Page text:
Tetris To Treat Lazy Eye: A Real Help or Just Another Crazy Game?
Ever since video games came out, a huge number of people have argued about their negative effects. Many claim that video games produce violent tendencies (pointing out a trend in gaming for more than a decade now), affect concentration, ruin focus for important matters (like schooling) and generally have an addictive quality that brings about behavior not that different from drug-dependent individuals. However, there have been legions of gamers that have always stood up to defend video games, and a recent discovery gives them another valid argument that helps their cause. Apparently, the popular video game Tetris has been found to be able to treat lazy eye.
Tetris is an iconic puzzle game that requires a player to use differently shaped blocks to form complete lines within a specified space. The game’s origins can be traced back to the 80s and is considered to be one of the most beloved games of all time due to its simple yet challenging nature. Now, it has been discovered that the game can be an effective tool in treating amblyopia, a condition more popularly known as lazy eye.
Adult amblyopia is a condition that affects a huge number of the population of the world, and happens due to improper brain processing. Because of this, the stronger eye suppresses the weaker one, making it difficult for the weaker eye to focus properly. A possible treatment for this is patching up the stronger eye in order to strengthen the weaker eye. The downside for this treatment method is that it seems to only be more effective in children suffering from the condition. This has not been proven successful among adults.
That is where the popular video game comes in. By playing Tetris, both eyes are at work and this basically becomes somewhat of a workout for the amblyopic brain. This activity makes the brain relearn the eyes functions and provides an increase in its plasticity.
The senior author of the study of Tetris possibly treating the condition is Dr. Robert Hess, the Director of the Research Department of Opthalmology at the RI-MUHC and at McGill University. The main thrust of the study is that by using Tetris to make the eyes work together at regular periods a day at specific amounts of time, then the amblyopia in adults would eventually get treated. So far, the results have been promising.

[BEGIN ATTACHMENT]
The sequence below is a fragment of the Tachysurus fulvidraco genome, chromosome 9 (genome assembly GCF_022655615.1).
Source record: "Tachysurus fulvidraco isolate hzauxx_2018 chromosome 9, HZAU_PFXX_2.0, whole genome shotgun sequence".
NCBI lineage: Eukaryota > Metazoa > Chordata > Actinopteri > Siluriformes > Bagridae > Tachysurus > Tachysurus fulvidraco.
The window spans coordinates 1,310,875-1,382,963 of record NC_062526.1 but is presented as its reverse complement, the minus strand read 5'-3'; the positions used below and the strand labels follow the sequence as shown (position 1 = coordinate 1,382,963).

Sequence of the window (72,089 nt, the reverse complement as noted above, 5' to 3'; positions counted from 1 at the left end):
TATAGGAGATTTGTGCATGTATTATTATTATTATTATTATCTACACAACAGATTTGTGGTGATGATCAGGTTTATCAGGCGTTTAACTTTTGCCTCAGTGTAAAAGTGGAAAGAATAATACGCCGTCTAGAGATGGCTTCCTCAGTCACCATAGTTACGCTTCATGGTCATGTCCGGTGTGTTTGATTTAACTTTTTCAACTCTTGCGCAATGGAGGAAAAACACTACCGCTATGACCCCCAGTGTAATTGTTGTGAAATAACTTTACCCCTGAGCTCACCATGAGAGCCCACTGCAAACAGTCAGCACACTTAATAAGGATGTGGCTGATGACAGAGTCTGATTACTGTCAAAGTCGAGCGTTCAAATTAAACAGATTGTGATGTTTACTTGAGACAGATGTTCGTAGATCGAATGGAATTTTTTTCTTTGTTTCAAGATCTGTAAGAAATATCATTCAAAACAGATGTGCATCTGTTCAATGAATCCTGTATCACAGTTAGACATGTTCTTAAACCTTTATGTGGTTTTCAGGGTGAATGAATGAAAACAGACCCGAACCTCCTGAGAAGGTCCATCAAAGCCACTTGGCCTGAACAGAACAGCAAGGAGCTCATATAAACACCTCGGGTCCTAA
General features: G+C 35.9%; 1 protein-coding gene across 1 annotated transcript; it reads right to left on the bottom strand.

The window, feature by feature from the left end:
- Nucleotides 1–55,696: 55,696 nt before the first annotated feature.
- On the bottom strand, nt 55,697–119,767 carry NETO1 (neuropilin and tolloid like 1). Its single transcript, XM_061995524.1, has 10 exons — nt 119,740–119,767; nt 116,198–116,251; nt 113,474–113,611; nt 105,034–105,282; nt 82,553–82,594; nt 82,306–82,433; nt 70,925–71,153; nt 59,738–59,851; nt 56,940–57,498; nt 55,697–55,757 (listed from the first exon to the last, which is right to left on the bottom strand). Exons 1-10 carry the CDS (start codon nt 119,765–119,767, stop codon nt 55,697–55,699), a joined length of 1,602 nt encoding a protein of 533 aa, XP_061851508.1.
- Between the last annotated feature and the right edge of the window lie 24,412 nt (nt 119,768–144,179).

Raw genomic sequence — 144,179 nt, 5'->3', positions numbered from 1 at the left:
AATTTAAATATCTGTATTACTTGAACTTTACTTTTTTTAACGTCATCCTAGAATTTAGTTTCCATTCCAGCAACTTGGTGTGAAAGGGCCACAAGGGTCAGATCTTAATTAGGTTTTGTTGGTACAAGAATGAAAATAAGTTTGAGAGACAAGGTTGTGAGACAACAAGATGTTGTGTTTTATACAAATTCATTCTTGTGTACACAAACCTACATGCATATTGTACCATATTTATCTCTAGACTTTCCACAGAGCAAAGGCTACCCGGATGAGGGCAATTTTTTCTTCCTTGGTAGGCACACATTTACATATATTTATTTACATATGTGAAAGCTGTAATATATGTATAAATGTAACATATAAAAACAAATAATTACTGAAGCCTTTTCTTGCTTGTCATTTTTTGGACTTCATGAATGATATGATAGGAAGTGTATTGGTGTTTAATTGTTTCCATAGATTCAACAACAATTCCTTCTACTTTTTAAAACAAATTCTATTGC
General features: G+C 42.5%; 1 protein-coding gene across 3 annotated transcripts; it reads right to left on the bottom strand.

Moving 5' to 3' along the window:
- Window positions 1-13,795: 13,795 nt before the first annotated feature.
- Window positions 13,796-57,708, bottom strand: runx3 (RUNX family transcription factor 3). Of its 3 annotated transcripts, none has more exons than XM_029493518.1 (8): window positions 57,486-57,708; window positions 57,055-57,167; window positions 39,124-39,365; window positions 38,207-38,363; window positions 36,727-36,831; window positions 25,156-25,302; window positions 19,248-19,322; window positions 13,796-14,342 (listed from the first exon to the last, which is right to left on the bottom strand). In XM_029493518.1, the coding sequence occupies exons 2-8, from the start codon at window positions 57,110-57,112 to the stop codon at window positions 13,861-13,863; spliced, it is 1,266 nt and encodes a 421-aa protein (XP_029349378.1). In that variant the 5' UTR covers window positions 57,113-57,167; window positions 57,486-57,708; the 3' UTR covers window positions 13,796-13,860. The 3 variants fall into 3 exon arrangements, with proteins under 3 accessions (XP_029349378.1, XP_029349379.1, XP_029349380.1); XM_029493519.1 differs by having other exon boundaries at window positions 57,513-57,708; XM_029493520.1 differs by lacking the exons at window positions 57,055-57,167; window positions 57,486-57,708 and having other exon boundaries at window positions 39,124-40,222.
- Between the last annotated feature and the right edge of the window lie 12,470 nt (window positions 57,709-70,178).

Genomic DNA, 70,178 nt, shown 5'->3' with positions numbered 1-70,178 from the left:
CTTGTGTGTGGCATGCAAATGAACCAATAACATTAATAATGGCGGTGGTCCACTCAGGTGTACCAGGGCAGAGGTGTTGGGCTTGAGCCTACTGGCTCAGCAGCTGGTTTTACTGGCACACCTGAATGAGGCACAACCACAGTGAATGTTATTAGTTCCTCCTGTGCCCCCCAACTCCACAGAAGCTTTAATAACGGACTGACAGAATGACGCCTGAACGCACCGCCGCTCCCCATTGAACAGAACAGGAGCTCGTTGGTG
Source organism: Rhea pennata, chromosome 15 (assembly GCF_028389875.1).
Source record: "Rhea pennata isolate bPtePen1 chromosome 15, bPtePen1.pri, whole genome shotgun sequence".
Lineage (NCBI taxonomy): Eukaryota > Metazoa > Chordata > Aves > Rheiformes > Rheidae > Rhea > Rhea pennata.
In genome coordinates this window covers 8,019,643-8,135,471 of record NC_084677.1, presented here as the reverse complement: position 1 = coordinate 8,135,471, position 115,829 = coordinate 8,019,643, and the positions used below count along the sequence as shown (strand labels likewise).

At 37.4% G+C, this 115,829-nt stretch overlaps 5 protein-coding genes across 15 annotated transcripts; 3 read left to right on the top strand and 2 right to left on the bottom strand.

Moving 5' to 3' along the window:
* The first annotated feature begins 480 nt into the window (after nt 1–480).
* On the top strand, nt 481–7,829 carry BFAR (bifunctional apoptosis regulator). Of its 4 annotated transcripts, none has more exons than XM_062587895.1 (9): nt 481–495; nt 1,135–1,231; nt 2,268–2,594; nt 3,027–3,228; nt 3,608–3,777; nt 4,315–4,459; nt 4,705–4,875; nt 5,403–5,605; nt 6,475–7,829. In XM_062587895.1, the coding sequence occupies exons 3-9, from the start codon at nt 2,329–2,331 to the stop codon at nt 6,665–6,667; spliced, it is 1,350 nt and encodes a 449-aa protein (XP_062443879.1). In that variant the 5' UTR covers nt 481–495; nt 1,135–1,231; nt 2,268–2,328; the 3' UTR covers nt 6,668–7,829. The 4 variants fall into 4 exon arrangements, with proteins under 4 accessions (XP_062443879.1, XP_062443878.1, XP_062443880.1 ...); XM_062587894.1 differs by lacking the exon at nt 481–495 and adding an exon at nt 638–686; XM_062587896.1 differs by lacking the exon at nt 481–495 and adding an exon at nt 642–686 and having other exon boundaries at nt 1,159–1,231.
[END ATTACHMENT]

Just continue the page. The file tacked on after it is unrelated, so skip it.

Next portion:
The experiment required half of the respondents to play the game with their stronger eye patched (as the traditional means of treatment were) while half played the game dichoptically. This means half of the respondents had to play wearing special goggles wherein one eye would be able to see the falling Tetris bricks while the other could only see the ground where those bricks were to land on. After two weeks of this, patients that played with the goggles showed significant improvement in their vision from the weaker eye. The ones that played with the patch showed only moderate improvement. With this, one can assume that a combination of both would do a great deal in treating the condition.
Video games have been proven effective in treating such conditions in the past. In fact, there was a similar study conducted in India that pointed out that regular video game sessions did indeed treat amblyopia in older children. Video games, when coupled with the traditional treatment for the condition, would show positive results in combating the condition.
Aside from eye conditions, video games have been said to hold potential in treating mental illnesses as well. The positive effects video game has on spatial orientation, strategic planning, memory, as well as motor skills can be useful therapy for those suffering from Post-traumatic Stress Disorder (PTSD), schizophrenia, and even Alzeimer’s dementia.
While there will often be naysayers pointing out that if video games do have such an impact in one’s brain function, then there is no reason to believe that it also does carry negative effects. The main point that one must realise here is that video games carry both positive and negative effects. The same can actually be said about medicine and other forms of medical treatment.
Wherever one stands on the issue of whether or not video games cause more harm than good, it cannot be denied that these games indeed cause good on a proven, quantifiable level. Perhaps it is best to accept that there are positive and negative aspects on everything, and given these new discoveries, it is difficult not to be optimistic. When something that is mostly generally accessible and easily acquired thing like video games shows potential in improving the quality of people’s lives beyond their basic intended purpose, that is progress occurring right before your very eyes.
Ian G. Elbanbuena is a professional finance blogger and infopreneur. He mainly writes on personal finance, credit, loans, insurance, debt and business on his blog called HandleYourFinance. At present he works on behalf of Compare Hero, the country’s leading comparison website. This portal helps individuals in saving money by comparing medical insurance rates in Malaysia. Follow him on Twitter: @elbanbuenaian